Ordinary of the Mass
Mass Text - Latin
Mass Text - English
“God the Father …hath made us worthy to be partakers of the lot of the
saints in light; [and] hath delivered us from the power of darkness,”
The Gospel today certainly smacks of “the power of darkness.” “The sun
shall be darkened, and the moon shall not give her light,” the “abomination
of desolation,” and so forth.
We will read a similar Gospel again next week.
As a priest, I am asked, often
enough, whether or not we are living in the end times described by our Lord
in these two writings. The answer is that I certainly do not know, and that
it is doubtful that anyone will know with certainty prior to the end
itself: “you know not the day nor the hour.”
Without any doubt, Pope Pius XII
seemed to be prophesying the “abomination of desolation” in our time when he
I am worried by the Blessed Virgin’s messages to Lucy
of Fatima. This persistence of Mary about the dangers which menace
the Church is a Divine warning against the suicide of altering the
Faith, in Her liturgy, Her theology and Her soul…I hear all around
me innovators who wish to dismantle the Sacred Chapel, destroy the
universal flame of the true Faith of the Church, reject Her
ornaments and make Her feel remorse for Her historical past.
A day will come when the civilized
world will deny its God, when the Church will doubt as Peter
doubted. She will be tempted to believe that man has become God. In
our churches, Christians will search in vain for the red lamp where
God awaits them. Like Mary Magdalene, weeping before the empty tomb,
they will ask, “Where have they taken Him?”
But Pope Pius was not the first to
describe an “abomination of desolation.” In the first book of Machabees we
read about “King Antiochus [who] set up the abominable idol of desolation
upon the altar of God, [in the Temple at Jerusalem, about two hundred years
before Christ] and they built altars throughout all the cities of Juda round
The idol was probably a statue of the false “god” Zeus.
Even to Christians, the destruction
of the Temple by the Romans in AD 70 had to be an “abomination of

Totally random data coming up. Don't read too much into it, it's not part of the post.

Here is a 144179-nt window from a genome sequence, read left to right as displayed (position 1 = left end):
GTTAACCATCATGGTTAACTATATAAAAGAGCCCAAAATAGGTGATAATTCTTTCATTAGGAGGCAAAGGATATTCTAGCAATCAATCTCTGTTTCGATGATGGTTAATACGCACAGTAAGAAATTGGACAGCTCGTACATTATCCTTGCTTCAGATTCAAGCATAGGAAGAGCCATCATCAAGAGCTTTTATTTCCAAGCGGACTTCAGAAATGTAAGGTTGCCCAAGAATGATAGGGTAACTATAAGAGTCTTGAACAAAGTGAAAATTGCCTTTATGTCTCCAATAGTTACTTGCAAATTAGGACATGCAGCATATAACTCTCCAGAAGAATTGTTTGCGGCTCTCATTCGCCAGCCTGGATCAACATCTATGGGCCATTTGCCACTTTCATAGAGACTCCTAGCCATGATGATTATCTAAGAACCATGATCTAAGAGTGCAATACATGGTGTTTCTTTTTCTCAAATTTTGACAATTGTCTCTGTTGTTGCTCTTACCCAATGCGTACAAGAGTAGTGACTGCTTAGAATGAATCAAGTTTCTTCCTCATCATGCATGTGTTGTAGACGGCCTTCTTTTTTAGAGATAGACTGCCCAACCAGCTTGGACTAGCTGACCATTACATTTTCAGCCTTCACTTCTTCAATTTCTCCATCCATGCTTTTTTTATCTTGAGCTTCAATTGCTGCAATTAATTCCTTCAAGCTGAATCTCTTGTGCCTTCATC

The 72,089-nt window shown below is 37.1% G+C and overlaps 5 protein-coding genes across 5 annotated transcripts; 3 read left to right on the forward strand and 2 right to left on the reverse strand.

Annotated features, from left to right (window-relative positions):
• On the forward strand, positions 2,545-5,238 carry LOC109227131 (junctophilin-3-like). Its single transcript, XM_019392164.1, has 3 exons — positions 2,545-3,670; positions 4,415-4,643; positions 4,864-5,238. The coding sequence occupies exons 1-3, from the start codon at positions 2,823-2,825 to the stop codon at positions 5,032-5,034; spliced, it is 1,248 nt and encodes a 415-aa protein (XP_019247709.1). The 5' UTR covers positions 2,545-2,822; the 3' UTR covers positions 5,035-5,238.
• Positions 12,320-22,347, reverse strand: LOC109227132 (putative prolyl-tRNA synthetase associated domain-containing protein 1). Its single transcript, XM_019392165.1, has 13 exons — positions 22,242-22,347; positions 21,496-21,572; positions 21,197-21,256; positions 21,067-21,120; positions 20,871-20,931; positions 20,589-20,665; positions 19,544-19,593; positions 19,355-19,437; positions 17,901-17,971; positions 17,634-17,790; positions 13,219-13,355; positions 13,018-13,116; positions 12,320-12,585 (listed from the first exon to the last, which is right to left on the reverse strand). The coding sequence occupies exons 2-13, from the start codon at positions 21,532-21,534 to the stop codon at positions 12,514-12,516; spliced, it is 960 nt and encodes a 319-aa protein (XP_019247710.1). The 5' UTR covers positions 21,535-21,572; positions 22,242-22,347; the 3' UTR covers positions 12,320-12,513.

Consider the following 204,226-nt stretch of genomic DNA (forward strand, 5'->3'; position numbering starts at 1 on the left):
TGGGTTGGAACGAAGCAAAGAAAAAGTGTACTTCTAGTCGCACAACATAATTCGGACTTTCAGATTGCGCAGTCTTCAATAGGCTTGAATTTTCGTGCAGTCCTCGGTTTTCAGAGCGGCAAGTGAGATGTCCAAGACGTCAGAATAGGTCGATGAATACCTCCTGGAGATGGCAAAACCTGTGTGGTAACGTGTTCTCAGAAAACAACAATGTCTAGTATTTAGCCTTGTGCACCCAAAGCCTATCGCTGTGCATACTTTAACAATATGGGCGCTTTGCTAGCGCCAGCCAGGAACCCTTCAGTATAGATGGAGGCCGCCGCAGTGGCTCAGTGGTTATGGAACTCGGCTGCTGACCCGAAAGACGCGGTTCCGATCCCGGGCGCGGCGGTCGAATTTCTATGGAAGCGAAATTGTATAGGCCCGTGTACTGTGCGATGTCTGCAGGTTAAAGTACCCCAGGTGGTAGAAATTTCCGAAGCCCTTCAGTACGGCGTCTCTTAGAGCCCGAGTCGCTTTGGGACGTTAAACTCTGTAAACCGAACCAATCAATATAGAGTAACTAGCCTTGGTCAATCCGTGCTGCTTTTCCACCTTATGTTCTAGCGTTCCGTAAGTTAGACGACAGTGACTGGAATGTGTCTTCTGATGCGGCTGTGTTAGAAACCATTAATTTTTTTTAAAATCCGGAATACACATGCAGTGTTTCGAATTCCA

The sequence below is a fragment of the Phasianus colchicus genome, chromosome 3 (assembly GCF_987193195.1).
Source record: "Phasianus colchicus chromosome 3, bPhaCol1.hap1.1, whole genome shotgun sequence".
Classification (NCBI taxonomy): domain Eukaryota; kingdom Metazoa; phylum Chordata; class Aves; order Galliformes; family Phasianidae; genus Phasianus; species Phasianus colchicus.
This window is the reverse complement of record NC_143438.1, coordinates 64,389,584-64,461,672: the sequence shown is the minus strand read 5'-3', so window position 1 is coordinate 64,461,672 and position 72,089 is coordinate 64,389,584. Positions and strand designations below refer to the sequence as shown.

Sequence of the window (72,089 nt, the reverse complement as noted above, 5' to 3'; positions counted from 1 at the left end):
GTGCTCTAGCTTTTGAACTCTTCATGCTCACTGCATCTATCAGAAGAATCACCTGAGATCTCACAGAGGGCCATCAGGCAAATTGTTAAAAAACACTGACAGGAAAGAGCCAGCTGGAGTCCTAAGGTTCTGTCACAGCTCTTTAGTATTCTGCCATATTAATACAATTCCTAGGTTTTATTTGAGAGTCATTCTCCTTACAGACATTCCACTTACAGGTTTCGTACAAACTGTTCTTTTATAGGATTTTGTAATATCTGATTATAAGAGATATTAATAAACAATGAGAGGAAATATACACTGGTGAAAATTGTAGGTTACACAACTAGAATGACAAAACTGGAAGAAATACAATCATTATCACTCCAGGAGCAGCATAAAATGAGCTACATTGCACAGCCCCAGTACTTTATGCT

desolation.” Even more so, the attempt of the Emperor Hadrian to place an
idol of Jupiter Capitolinus in the midst of the Temple ruins.
The Barbarian invasions from the
north, the Islamic invasions from Arabia, and the Huns from Asia must have,
once again, seemed to portend the end of times. The building of the Dome of
the Rock on the grounds of the Jerusalem Temple to honor Mohammad’s
pretended “ascension into heaven” was “déjà vu all over again,” with
its renewed desecration of the Temple grounds.
It must have been frightening to
watch the sand run out of the hour glass on the last hour of the last day of
the first millennium—just as it was to see Protestantism disrupt the unity
and defensive resources of Christendom against the Moslem resurgence around
the Mediterranean in the sixteenth century.
The fact that the end of the world
could have happened at all of these times should remind
us that no matter how strange the times in which we live, we still cannot
“know the day nor the hour.” Indeed, that warning is really intended for us
as individuals. At a time that we do not know—but in
the relatively near future—our own personal end of the
world is sure to come, and we must be prepared for it.
Quite likely, this is the reason why
the Church has us read Saint Paul’s words to the Colossians as today’s
epistle. Saint Paul prayed for his converts to the Faith, as we should pray
for ourselves and for those around us—for all of our friends, relatives, and
What could be more important than
that we “be filled with the knowledge of the will of God”? Well only “that
[we] may walk worthy of God”—in other words that, knowing God’s will, we
live our lives according to God’s will. And that we live according to God’s
will not grudgingly, but “in all patience and long-suffering with joy.”
What could be better, when our own
personal “end of the world” comes, then for God to find us doing precisely
what He created us to do? All men and women were created with human nature,
and it is our responsibility to reflect upon the purposes of our creation,
and to conform ourselves to those purposes.
For those who do not know Jesus
Christ, those purposes may be difficult to fathom. But even in their case,
the faithful application of human reason to life in this world will allow
them to know God’s will. Yet, we should include them in our prayers—that
they may be faithful in their efforts.
Even more, along with Saint Paul, we
should pray that “God the Father” will make all of those around us “worthy
to be partakers of the lot of the saints in light.” We should pray that
when the end comes, no one will be subject to “the power of darkness,” and
that everyone will be taken into “the kingdom of the Son of his love, in
whom we have redemption through his blood, the remission of sins.”